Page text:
Marketplace: Broadband access lagging on reservations
Posted: Monday, April 25, 2011
"The Obama administration has made broadband availability a major priority. But while access is around 65 percent in the general population, in Native American communities, it's around 5 to 10 percent.
That's obviously a big gap. We talk to John Badal. He runs a company called Sacred Wind Communications, which is trying to bring broadband access to Native communities in New Mexico. He says customers he talks to desperately want to be able to get online but he says the biggest hurdle in making that happen is getting through red tape.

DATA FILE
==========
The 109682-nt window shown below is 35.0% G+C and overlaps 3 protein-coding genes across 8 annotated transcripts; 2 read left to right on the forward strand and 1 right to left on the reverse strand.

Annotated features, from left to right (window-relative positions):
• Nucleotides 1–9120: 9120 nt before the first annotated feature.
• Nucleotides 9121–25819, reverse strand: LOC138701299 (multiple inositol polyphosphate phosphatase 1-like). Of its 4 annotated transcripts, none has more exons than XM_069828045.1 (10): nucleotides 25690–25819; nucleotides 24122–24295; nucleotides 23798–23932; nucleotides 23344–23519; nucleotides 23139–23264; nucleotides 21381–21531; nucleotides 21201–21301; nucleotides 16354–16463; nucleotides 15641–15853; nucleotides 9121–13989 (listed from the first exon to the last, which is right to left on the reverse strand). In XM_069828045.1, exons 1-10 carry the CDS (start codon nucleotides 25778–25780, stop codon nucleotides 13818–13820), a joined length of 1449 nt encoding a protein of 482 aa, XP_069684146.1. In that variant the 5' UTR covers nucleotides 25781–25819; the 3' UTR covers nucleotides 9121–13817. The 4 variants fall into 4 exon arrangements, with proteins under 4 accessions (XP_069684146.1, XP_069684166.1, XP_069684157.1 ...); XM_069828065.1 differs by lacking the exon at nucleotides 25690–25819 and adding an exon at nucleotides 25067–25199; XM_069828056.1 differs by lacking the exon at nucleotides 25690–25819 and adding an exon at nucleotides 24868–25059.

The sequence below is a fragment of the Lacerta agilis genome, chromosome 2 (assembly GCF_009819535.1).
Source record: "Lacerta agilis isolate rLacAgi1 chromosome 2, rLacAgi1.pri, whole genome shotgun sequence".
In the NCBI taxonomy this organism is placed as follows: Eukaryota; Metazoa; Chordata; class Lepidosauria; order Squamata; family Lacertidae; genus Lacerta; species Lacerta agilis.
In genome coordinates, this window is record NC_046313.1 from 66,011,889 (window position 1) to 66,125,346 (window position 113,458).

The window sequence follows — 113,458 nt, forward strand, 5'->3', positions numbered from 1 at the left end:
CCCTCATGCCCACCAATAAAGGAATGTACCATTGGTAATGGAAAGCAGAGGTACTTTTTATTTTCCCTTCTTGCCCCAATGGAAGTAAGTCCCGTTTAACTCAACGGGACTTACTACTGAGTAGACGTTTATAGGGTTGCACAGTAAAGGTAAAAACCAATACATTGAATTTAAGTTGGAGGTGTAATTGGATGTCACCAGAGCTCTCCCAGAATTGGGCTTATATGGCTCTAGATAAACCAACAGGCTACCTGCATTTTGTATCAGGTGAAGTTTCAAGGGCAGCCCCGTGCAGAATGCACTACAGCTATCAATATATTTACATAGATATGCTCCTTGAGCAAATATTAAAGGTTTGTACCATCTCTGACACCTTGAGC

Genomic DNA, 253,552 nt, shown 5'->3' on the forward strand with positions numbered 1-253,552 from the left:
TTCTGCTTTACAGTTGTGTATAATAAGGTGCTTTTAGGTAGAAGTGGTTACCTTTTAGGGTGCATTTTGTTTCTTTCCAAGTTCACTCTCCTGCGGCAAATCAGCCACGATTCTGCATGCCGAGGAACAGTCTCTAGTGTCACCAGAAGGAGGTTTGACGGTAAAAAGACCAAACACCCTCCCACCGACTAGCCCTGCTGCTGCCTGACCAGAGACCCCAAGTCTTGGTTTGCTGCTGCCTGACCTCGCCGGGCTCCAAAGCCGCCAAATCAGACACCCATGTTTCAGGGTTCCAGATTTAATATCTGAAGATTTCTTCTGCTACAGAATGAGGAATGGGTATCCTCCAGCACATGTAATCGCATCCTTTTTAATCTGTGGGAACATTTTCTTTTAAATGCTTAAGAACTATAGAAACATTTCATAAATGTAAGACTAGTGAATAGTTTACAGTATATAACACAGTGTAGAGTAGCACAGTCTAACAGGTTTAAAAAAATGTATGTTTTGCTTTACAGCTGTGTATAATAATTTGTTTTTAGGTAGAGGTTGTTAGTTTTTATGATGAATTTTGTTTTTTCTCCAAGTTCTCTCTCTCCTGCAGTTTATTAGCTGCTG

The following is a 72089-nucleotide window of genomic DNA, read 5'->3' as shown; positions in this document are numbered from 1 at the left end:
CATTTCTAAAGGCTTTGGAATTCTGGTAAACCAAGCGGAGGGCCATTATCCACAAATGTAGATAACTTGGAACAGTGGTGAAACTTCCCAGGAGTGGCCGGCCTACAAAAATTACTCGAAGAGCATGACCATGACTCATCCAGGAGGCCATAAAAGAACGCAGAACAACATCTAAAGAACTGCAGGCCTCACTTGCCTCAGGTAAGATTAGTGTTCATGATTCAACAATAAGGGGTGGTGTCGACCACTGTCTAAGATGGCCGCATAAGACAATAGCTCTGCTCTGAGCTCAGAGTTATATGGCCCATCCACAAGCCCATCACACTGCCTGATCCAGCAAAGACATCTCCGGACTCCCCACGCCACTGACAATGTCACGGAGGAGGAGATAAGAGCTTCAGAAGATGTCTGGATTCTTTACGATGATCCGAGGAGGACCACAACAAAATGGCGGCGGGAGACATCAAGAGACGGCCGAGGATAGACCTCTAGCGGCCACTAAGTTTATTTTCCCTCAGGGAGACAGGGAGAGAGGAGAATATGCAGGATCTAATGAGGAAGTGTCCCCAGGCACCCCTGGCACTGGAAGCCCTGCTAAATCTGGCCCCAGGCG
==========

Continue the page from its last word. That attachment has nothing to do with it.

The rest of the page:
"Most areas that we serve, we have to get permission from the tribe and from the Bureau of Indian Affairs to survey a particular site," he says. "Once we get that permission to survey the site, then we have to go out and conduct a center line survey and archaeological and environmental assessment and package all of those things with proper documentation. Pay a permit fee, submit it to various jurisdictions depending on who's managing the lands. That process can take from six months to two and a half years."
We also talk to Geoffrey Blackwell, chief of the the Office of Native Affairs and Policy for the FCC. Blackwell says that getting some of these homes online means coordinating efforts among federal agencies but also between those agencies and state and tribal agencies."
Get the Story:
Broadband access in Native American communities lagging far behind
(American Public Media 4/25)
Join the Conversation